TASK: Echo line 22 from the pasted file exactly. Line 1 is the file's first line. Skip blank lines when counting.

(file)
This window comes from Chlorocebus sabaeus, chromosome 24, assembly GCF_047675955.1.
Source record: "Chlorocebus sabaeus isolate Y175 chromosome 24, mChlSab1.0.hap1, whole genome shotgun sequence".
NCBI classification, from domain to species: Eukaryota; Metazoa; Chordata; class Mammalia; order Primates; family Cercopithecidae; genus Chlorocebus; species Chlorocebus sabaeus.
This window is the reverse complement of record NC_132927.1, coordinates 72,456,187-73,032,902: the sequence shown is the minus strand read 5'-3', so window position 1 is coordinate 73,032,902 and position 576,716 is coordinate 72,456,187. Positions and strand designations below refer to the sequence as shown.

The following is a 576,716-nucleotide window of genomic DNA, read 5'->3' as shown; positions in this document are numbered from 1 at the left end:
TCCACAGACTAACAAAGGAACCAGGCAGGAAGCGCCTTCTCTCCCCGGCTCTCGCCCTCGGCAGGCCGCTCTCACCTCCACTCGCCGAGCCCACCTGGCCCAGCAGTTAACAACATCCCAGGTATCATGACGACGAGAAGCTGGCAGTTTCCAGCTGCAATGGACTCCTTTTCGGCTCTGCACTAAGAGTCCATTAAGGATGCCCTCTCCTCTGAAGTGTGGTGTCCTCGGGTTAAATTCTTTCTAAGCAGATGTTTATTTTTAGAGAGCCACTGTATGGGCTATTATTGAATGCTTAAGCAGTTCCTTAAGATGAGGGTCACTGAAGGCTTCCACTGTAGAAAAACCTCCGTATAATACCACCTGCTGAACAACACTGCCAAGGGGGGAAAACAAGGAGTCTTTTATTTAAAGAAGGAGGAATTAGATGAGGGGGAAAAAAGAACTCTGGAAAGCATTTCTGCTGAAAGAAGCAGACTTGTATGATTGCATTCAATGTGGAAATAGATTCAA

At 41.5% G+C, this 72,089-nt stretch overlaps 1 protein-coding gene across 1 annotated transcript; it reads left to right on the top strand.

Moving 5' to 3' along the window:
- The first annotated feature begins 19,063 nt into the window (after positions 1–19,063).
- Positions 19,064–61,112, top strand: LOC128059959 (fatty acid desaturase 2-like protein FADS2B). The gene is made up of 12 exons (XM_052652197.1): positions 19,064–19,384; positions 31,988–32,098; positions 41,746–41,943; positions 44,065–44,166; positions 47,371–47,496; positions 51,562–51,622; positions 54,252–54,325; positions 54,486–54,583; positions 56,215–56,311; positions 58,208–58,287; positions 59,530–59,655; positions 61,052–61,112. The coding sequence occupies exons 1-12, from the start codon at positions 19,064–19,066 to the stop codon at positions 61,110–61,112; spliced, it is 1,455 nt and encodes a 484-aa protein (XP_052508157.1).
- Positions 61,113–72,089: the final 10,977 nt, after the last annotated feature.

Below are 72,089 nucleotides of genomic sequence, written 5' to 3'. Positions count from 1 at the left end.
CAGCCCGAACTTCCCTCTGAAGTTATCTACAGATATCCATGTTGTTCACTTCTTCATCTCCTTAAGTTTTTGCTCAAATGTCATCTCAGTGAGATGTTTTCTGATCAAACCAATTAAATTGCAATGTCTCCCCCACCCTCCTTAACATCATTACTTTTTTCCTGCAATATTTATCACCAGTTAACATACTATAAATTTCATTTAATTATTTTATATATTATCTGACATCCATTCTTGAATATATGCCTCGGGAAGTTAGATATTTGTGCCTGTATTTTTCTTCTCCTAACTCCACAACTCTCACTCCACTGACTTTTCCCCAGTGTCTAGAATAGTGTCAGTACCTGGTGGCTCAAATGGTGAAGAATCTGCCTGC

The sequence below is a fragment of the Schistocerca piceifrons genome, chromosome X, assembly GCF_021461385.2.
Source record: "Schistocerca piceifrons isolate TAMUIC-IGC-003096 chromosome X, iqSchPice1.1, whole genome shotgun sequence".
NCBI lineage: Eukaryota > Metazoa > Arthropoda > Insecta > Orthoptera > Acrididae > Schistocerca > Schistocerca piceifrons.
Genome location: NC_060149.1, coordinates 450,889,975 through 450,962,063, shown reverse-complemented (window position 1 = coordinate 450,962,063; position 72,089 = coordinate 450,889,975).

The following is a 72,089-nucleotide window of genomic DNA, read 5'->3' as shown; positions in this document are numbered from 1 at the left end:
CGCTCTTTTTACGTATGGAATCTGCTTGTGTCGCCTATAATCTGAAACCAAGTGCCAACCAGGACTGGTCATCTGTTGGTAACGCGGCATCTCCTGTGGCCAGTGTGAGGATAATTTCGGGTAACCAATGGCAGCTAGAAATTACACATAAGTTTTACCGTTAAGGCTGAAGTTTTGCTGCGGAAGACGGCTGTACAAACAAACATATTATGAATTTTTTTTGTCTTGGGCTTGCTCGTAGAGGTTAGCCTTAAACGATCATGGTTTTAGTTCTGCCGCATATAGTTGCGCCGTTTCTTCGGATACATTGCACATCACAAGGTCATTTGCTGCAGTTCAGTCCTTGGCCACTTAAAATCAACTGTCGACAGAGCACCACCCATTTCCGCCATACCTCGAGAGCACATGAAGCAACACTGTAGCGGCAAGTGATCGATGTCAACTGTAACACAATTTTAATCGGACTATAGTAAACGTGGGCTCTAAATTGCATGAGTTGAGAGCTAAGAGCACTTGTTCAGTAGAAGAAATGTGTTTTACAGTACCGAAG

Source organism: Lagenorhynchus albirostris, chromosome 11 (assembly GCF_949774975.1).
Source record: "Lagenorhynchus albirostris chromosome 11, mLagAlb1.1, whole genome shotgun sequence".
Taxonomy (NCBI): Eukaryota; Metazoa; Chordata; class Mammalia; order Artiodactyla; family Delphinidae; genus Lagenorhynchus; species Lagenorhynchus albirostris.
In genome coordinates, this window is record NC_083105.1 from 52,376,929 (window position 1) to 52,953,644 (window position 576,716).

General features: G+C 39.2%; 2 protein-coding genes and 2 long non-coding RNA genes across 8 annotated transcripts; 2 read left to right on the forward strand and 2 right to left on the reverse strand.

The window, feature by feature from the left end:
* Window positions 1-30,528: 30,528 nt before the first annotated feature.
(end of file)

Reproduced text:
Taxonomy (NCBI): Eukaryota; Metazoa; Chordata; class Mammalia; order Artiodactyla; family Delphinidae; genus Lagenorhynchus; species Lagenorhynchus albirostris.